Thursday, 25th of January, 1990
– United States of America
Avianca Flight 52, an international scheduled passenger flight from El Dorado International Airport, Colombia, to New York-John F. Kennedy International Airport, New York (JFK/KJFK) with a stopover at Rionegro/Medellín-José María Córdova Airport, operated with a Boeing 707-321B, registration HK-2016, ran out of fuel and crashed into a hillside in Cove Neck, on the north shore of Long Island, NY, USA.
The aircraft was destroyed. Eight crew members and 65 passengers were killed. The remaining crew member and 84 passengers survived. (73 fatalities, 85 survivors)
The crash of Flight 52 is the 36th deadliest aviation accident on the United States soil. It is also the 20th worst accident involving the Boeing 707.
Avianca Flight AV052 (Bogotá – Medellin – New York-JFK) took off from Medellin at 15:08 with approx. 81000 lb of fuel on board. When arriving near New York, the aircraft had to enter 3 holding patterns. The first for 19 minutes over Norfolk, the second for 29 minutes over New Jersey, and the third pattern over the CAMRN intersection for 29 minutes. Over CAMRN the aircraft descended from FL140 to FL110. At 20:44:43, while holding at CAMRN for 26 minutes, the New York (NY) ARTCC radar controller advised AVA052 to expect further clearance at 21:05. At that moment the Avianca crew advised ATC that they could only hold for 5 more minutes and that their alternate Boston couldn’t be reached anymore due to the low state of fuel. The flight left the holding pattern at 20:47 and the crew contacted the New York TRACON (Terminal Radar Approach Control) who guided AV052 for a runway 22L ILS approach. On finals, at 21:15 the crew contacted JFK Tower and they were cleared to land four minutes later.
Due to the bad weather (300 feet ceiling, 400 m visibility, RVR – runway Visual Range of 2400 feet and wind shear of ca. 10 kt) the crew had to carry out a missed approach at 21:23. ATC vectored the crew for another approach. About 21:32, at 12 miles SE of JFK Airport, engines number 3 and 4 ran down. Shortly afterwards followed by the remaining two. At 21:34, heading 250° and flaps at 14° and gear up, the aircraft impacted on a hillside in a wooded residential area on the north shore of Long Island. The starboard side of the forward fuselage impacted and fractured the wooden deck of a residential home.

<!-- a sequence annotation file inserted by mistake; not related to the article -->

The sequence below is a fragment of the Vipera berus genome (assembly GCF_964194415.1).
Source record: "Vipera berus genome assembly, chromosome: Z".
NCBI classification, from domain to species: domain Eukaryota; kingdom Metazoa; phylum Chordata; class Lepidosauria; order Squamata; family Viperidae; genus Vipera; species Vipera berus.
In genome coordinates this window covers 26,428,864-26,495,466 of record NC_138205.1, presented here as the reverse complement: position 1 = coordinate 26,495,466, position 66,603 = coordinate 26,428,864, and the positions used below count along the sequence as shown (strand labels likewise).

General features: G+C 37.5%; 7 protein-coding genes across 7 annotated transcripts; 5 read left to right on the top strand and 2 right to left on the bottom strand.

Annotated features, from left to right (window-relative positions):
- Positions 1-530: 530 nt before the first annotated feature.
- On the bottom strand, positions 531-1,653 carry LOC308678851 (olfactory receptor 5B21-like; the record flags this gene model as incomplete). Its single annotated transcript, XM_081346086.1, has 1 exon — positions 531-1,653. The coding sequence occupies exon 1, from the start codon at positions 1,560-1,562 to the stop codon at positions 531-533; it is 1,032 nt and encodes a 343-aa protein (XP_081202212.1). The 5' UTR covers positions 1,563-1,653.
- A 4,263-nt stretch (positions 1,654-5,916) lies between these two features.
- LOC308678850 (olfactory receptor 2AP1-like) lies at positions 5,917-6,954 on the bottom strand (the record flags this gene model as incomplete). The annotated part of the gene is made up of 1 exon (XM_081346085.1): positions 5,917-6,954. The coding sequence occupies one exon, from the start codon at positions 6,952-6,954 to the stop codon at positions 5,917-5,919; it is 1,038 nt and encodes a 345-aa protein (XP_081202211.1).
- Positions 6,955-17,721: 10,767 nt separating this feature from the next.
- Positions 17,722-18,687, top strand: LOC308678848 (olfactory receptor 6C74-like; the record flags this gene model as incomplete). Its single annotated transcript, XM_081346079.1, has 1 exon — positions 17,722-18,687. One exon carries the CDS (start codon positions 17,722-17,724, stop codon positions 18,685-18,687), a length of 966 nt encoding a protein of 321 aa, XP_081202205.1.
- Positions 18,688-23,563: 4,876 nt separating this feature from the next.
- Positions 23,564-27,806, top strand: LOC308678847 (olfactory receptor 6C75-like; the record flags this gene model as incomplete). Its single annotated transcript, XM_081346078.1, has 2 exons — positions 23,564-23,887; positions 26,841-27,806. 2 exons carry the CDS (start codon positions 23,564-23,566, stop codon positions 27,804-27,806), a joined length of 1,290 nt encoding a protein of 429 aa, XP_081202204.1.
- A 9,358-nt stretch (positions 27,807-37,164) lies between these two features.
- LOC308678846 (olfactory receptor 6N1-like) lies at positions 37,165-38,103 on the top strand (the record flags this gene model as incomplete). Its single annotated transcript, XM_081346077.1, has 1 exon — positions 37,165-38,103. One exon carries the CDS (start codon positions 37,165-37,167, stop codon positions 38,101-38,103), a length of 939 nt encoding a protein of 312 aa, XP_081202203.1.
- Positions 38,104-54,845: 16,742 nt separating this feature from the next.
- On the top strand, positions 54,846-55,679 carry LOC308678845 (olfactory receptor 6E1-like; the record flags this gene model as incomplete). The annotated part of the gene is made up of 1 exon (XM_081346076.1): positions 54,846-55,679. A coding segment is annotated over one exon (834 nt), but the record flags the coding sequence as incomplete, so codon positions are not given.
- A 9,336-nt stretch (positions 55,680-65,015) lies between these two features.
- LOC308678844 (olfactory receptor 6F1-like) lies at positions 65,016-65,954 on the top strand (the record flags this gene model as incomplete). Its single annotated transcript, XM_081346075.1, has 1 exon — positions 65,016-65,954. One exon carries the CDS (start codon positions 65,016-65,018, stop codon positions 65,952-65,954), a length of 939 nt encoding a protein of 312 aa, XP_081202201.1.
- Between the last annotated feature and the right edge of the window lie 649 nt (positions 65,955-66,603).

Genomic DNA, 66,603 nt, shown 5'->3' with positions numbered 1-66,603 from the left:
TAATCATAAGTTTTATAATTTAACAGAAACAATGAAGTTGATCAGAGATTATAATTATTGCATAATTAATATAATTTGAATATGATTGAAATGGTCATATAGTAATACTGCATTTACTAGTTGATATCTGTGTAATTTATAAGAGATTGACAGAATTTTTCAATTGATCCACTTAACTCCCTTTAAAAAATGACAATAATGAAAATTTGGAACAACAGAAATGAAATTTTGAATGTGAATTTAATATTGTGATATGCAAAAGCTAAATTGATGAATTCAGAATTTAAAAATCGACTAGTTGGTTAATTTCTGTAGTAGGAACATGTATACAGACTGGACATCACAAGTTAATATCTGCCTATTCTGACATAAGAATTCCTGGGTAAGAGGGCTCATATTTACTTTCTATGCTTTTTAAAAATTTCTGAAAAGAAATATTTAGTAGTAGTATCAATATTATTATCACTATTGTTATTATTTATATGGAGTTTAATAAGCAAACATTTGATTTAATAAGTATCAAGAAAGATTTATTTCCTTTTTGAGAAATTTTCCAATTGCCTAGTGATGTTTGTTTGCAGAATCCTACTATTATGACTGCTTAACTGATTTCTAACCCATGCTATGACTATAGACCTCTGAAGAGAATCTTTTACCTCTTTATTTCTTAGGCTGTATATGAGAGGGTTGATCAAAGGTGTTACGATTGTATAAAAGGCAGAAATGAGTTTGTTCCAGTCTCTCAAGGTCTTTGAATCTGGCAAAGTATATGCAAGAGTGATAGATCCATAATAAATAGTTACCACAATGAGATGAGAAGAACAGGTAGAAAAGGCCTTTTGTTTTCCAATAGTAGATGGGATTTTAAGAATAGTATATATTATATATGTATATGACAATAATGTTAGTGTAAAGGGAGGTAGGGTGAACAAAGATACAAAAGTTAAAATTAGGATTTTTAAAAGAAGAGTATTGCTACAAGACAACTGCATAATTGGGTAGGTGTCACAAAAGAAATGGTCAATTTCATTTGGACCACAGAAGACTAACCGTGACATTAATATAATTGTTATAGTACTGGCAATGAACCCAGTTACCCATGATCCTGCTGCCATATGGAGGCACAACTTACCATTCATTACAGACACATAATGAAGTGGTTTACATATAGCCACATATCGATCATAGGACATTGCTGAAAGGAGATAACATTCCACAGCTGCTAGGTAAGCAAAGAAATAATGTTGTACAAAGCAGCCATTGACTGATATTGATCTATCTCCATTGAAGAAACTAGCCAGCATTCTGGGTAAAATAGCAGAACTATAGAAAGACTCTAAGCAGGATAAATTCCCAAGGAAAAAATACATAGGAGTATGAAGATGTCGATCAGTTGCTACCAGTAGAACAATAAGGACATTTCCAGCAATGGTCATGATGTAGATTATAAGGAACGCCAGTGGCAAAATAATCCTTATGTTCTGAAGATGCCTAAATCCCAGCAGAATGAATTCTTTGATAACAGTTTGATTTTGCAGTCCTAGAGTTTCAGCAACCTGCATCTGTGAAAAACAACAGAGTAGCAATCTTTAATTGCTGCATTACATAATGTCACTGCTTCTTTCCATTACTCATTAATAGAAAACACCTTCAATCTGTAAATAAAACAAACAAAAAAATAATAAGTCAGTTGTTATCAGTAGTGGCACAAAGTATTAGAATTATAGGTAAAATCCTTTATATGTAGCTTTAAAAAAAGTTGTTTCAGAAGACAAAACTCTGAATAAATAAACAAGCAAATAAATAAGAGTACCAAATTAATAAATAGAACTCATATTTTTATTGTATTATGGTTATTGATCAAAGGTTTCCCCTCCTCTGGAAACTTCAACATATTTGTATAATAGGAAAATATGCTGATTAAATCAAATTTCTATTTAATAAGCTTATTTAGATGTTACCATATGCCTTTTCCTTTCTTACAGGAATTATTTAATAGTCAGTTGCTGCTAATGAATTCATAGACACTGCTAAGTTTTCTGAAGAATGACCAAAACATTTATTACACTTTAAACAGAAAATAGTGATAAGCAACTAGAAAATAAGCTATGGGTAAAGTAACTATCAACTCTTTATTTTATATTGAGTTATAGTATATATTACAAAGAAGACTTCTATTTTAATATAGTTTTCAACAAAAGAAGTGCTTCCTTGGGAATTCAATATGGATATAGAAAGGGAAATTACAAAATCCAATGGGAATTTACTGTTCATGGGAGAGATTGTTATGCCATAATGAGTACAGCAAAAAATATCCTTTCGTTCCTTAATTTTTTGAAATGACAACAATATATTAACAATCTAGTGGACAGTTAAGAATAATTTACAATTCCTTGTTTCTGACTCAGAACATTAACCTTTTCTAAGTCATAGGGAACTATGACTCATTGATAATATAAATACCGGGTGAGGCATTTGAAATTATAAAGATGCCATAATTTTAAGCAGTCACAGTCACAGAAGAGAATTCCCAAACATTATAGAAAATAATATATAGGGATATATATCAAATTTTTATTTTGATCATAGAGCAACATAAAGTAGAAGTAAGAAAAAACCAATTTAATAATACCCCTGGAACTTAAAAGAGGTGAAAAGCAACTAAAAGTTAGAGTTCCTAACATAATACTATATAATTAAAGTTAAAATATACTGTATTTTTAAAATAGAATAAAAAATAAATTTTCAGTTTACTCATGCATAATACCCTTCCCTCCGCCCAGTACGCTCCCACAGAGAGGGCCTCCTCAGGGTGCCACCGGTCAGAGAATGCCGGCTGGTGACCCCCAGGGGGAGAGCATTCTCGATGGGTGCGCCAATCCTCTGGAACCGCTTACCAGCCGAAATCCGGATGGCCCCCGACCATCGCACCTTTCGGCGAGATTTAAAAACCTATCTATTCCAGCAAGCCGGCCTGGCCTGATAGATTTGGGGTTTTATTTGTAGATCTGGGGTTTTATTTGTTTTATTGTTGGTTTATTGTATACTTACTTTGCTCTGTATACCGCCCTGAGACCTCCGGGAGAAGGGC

“The failure of the flight crew to adequately manage the airplane’s fuel load, and their failure to communicate an emergency fuel situation to air traffic control before fuel exhaustion occurred. Contributing to the accident was the flight crew’s failure to use an airline operational control dispatch system to assist them during the international flight into a high-density airport in poor weather. Also contributing to the accident was inadequate traffic flow management by the FAA and the lack of standardized understandable terminology for pilots and controllers for minimum and emergency fuel states. The Safety Board also determines that windshear, crew fatigue and stress were factors that led to the unsuccessful completion of the first approach and thus contributed to the accident.”